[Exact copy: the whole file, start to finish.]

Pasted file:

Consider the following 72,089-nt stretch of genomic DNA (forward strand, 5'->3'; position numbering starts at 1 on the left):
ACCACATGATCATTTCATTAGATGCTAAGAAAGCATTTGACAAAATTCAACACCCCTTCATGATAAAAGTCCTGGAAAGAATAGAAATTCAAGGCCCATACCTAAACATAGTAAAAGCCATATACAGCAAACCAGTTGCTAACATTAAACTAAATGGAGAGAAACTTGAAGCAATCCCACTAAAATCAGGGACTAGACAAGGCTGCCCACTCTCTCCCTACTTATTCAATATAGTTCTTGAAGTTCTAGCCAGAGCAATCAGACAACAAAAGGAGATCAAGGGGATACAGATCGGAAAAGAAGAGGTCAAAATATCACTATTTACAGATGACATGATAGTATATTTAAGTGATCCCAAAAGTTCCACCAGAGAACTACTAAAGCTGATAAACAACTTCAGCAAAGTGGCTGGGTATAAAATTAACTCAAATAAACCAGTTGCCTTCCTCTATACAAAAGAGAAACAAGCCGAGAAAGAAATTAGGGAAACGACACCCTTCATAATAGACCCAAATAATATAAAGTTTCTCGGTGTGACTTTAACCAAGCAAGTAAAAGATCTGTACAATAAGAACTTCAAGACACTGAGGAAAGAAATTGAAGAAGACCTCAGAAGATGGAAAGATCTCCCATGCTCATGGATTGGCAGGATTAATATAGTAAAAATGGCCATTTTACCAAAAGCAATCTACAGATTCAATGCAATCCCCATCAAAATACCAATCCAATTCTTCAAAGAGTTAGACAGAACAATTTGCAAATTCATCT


Consider the following 72,089-nt stretch of genomic DNA (forward strand, 5'->3'; position numbering starts at 1 on the left):
ACCACATGATCATTTCATTAGATGCTAAGAAAGCATTTGACAAAATTCAACACCCCTTCATGATAAAAGTCCTGGAAAGAATAGAAATTCAAGGCCCATACCTAAACATAGTAAAAGCCATATACAGCAAACCAGTTGCTAACATTAAACTAAATGGAGAGAAACTTGAAGCAATCCCACTAAAATCAGGGACTAGACAAGGCTGCCCACTCTCTCCCTACTTATTCAATATAGTTCTTGAAGTTCTAGCCAGAGCAATCAGACAACAAAAGGAGATCAAGGGGATACAGATCGGAAAAGAAGAGGTCAAAATATCACTATTTACAGATGACATGATAGTATATTTAAGTGATCCCAAAAGTTCCACCAGAGAACTACTAAAGCTGATAAACAACTTCAGCAAAGTGGCTGGGTATAAAATTAACTCAAATAAACCAGTTGCCTTCCTCTATACAAAAGAGAAACAAGCCGAGAAAGAAATTAGGGAAACGACACCCTTCATAATAGACCCAAATAATATAAAGTTTCTCGGTGTGACTTTAACCAAGCAAGTAAAAGATCTGTACAATAAGAACTTCAAGACACTGAGGAAAGAAATTGAAGAAGACCTCAGAAGATGGAAAGATCTCCCATGCTCATGGATTGGCAGGATTAATATAGTAAAAATGGCCATTTTACCAAAAGCAATCTACAGATTCAATGCAATCCCCATCAAAATACCAATCCAATTCTTCAAAGAGTTAGACAGAACAATTTGCAAATTCATCT